Aging: Dealing With ‘It May Not Get Any Better”

Oct 26th, 2010 | By | Category: Senior Moments Blog

Most of us prefer days in which our dispositions declare “what a glorious day” it is!  Most of us are disinclined to answer the question “how are you,” with a litany of woes.  Most of us try to observe our aging with some  objectivity.  We try to avoid getting too focused on the minituae of our aches and pains, or, for that matter, that of others. 

Then, along comes some unusual physical, biological impairment and we grow concerned. We rush to the conclusion:  “what if it doesn’t get any better.”  These are the promptings which require us to enjoy where we are and how we are with as much satisfaction and pleasure as we can.  Eventually, our bodies have a way of whispering, sometimes shouting, at us letting us know there is a condition slipping up on us. 

At such times it will be ours to decide how we will receive the communication.  Overreaction is not a healthy choice.  Ignoring the message is not advised.  Home remedies may work for a time.  At some point it may be prudent to seek professional care.  And, it is at this point that our readiness to deal with the outcome will be vitally important.  For, we want to keep our vitality so long as we can.

A  recent experience served as a reminder that when we are met with certain physical challenges, it may not get any better.  A well respected, highly active, thoroughly well rounded local friend and community leader was struck with symptoms requiring a trip to a highly nationally respected cancer clinic in Houston.  Many of us had been together for a birthday celebration of another friend only a week or so earlier.  It was a time of laughter, good times, happy moments. At that time,

little was known other than an impending diagnosis and tests were in the offing.  Shortly, thereafter, following the battery of extensive tests, the verdict was handed down.  Our friend was diagnosed with a malignant brain tumor.  The candid assessment of the physicians was that it was untreatable.  His life span, maybe a year!  This is true shock and awe for family and friends, and, of course, the patient.

What a debilitating shock.  Emotions and empathy run deep.  Words are slow to come.  Whispers of “it may not get any better” become statements of fact.  There is only one thing to do:  prepare for the eventuality.  Cultivate the presence of courage.  Enable the strength of spirit.  Share the source of strength.  Live with the expectation of as much as you can get out of living.  Grant to others the courtesy of  demonstrating how wonderful grace is.  Allow others to share with you the extension of their caring, their affection, their sense of how precious your times together are.  Don’t dwell on self-pity, and, for God’s sake, don’t allow others to throw pity parties.  Maintain the upbeat.  Develop your sense of purpose at this time, in this condition, in a way that others may catch your inspiration. Let it be known, “it may not get any better.”  And, go on to other things.  Giving permission for the disease to be the master of this moment is only surrendering.  Show others that this battle, while likely impossible to win, is not impossible to wage with a sense of ready encouragement , an attitude of final victory.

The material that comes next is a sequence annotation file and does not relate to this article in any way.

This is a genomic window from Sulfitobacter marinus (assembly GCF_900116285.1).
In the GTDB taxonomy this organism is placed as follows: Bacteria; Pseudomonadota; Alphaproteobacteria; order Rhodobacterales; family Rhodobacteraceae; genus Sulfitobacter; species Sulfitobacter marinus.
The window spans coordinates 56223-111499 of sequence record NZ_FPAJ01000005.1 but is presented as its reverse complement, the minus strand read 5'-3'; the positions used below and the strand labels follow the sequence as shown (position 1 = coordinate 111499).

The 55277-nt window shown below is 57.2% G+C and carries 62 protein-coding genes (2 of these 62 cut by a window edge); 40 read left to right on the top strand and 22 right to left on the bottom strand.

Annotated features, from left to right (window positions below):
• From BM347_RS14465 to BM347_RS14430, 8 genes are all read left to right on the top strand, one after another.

Terminal illnesses are a source by which reality tests our readiness to deal with life.  Some look to the possibility of miracle cures.  Others anticipate that any means necessary should be used to head off the worst outcome. Preparations are called for.  Delay and denial will not enable tranquility.  Facing what  is to come is the means for exercising a full declaration of readiness.  Knowing “it will not get any better” is not the moment for giving up, it is the moment for demonstrating why life is a series of connected moments which finally brings you to this final act.  How you live it, how you accommodate it, how you demonstrate for others the way it is done will be the last gift you may share.  Make appropriate decisions, counsel others in handling their grief, give witness to why strength and courage are important especially now. 

If “it may not get any better,” at least you can give it the best you can.  Others will be enriched and strengthened by your resolve.  In finality comes peace and pride of how well the inevitable was managed.

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  1. Aging: Dealing With 'It May Not Get Any Better' | Senior Citizen ……

    Here at World Spinner we are debating the same thing……

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